Where is Buffalo? – Buffalo Map – Map of Buffalo

Simply stepping out of the car onto the visitor center parking lot in the fall is an experience I hate to miss. Off in every direction, mountains roll away toward Buffalo to the north and St. Mary’s Lake and Valley to the east and rise in various glacier-shaped formations to the south and east. Mount Buffalo, the Garden Wall, Mount Oberlin, Mount Reynolds, Buffalo, and Bearhat mountains dominate the scenery in every direction. Among them are all the works of glaciers: arêtes, horns, cirques, hanging gardens, and U-shaped valleys. One alpine Buffalo meadow surrounds the visitor center and trail. Perhaps it was here that Buffalo found his inspiration to exclaim that the “main thing is the whole thing!”

Where is Buffalo? – Buffalo Map – Map of Buffalo Photo Gallery



To me, every step of the trail leading to the Hidden Lake Overlook and then down into Hidden Lake is an affirmation of that observation. Your travel destination is like all other areas of the park, the small (and not so small) things also give the area added value. With my preference for autumn, one trade-off must be noted. It is a trade-off to the benefit of summer visitors. After snowmelt and throughout the summer, the hanging meadows are filled with wildflowers in an array of colors, and if the summer is the only chance to visit, the visitor will not notice that a trade has been made. The only problem is that they must share the parking lot and trail with hundreds of daily visitors—so come early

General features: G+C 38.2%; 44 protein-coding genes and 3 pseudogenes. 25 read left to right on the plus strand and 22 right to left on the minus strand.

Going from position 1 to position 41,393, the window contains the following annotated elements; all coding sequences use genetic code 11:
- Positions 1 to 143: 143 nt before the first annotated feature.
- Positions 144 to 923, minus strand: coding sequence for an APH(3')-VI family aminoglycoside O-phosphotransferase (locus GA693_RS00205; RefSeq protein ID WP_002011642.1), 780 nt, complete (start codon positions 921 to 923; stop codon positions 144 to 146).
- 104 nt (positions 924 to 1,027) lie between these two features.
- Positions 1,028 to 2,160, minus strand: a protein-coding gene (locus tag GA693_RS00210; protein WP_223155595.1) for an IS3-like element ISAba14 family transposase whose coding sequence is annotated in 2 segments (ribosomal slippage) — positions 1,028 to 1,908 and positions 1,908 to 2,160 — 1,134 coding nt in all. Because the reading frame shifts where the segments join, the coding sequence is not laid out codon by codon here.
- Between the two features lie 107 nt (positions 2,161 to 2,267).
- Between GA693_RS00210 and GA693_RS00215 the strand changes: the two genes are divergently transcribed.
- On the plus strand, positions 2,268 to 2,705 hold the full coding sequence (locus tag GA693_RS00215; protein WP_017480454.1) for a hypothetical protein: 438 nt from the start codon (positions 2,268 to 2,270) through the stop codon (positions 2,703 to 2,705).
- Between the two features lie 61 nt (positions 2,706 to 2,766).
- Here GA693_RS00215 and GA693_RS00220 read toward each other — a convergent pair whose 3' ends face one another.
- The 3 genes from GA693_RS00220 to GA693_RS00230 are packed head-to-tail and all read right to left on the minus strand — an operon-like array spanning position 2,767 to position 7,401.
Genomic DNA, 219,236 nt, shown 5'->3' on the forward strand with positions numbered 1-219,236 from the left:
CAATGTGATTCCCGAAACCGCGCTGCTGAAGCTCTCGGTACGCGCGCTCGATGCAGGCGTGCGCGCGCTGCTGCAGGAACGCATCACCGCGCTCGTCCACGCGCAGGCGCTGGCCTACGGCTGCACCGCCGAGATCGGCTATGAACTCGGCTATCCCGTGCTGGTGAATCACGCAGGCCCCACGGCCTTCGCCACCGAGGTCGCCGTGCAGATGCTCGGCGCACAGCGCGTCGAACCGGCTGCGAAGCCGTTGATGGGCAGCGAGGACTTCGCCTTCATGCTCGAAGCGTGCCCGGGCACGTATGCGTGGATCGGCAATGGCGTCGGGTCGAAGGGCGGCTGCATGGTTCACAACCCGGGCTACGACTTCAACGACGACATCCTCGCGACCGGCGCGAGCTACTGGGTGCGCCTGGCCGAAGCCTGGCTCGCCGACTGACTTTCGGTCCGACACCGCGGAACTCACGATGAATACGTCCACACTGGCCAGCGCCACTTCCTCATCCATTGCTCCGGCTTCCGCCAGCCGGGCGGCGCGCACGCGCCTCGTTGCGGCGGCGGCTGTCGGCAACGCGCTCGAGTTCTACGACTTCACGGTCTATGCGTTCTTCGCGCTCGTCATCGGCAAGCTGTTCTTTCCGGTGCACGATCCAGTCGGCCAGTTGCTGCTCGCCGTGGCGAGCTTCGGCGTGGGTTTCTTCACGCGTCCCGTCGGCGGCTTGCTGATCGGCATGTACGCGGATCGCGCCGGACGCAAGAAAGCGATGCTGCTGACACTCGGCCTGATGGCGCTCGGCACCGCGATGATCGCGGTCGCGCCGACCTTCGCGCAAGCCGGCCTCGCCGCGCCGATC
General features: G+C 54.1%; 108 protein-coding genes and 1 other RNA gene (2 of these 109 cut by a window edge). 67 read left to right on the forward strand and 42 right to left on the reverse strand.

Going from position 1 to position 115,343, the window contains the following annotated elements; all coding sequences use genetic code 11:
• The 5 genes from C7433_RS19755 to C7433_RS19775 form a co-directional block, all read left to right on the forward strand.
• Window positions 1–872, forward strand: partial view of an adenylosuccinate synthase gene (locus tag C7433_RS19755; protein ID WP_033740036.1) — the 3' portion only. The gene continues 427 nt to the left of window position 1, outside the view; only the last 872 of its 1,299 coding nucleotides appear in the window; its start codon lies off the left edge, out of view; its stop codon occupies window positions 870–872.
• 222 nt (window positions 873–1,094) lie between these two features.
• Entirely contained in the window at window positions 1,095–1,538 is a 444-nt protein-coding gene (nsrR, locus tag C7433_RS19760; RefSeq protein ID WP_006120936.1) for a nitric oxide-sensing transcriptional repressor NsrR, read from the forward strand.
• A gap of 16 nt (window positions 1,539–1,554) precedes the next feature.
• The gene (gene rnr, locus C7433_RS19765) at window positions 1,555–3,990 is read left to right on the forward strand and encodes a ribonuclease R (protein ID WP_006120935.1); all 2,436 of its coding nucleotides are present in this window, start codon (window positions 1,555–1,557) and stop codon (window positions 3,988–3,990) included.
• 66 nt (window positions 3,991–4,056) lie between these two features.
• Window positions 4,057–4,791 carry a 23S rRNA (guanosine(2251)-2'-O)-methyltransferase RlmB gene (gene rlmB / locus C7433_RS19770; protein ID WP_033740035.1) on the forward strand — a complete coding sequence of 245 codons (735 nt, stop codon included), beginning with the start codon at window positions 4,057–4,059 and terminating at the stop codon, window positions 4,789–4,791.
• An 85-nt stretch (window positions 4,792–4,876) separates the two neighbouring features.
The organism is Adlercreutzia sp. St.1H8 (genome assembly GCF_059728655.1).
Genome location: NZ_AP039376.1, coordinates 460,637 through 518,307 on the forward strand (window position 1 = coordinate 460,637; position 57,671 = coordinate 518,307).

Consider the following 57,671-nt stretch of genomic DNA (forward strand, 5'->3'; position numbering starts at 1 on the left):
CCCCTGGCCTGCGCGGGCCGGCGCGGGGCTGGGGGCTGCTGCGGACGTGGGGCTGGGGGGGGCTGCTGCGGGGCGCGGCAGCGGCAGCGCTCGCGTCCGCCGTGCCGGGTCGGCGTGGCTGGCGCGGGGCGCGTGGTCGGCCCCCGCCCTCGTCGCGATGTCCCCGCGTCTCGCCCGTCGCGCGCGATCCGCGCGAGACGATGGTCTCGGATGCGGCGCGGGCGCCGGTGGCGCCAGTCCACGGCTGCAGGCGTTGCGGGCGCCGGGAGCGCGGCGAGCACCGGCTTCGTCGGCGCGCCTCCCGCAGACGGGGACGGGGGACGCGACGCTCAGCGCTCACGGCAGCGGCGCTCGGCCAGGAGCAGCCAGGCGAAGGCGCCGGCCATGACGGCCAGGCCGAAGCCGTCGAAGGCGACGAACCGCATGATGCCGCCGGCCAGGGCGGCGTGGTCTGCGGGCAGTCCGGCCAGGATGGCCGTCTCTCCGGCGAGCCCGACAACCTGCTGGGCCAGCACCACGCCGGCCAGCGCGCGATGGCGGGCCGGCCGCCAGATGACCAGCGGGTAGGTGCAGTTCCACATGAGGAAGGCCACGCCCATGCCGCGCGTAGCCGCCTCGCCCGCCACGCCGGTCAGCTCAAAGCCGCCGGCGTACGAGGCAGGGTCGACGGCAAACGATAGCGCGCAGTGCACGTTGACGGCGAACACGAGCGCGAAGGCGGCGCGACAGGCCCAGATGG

in the day or stay for the evening light.

That aside, I opt for October. Down from the parking lot and across the road, mountain goats and bighorn sheep move about with little fear of humans. Up the trail, chipmunks scurry about, and hoary marmots bask in the sun. Off in the meadows—hopefully far enough away—a grizzly may be rooting around for a few extra pounds of bulbs before hibernating.

The entire hike to the overlook is an easy 1. miles. Near the top, particularly if there is a blanket of snow, begin to look off the trail among the crags for a most remarkable bird—the ptarmigan. The ptarmigan is a member of the grouse family that changes color with the season, grayish brown in summer to white in the winter. On more than one occasion, I’ve been startled by a mound of snow hurrying away as I approach.

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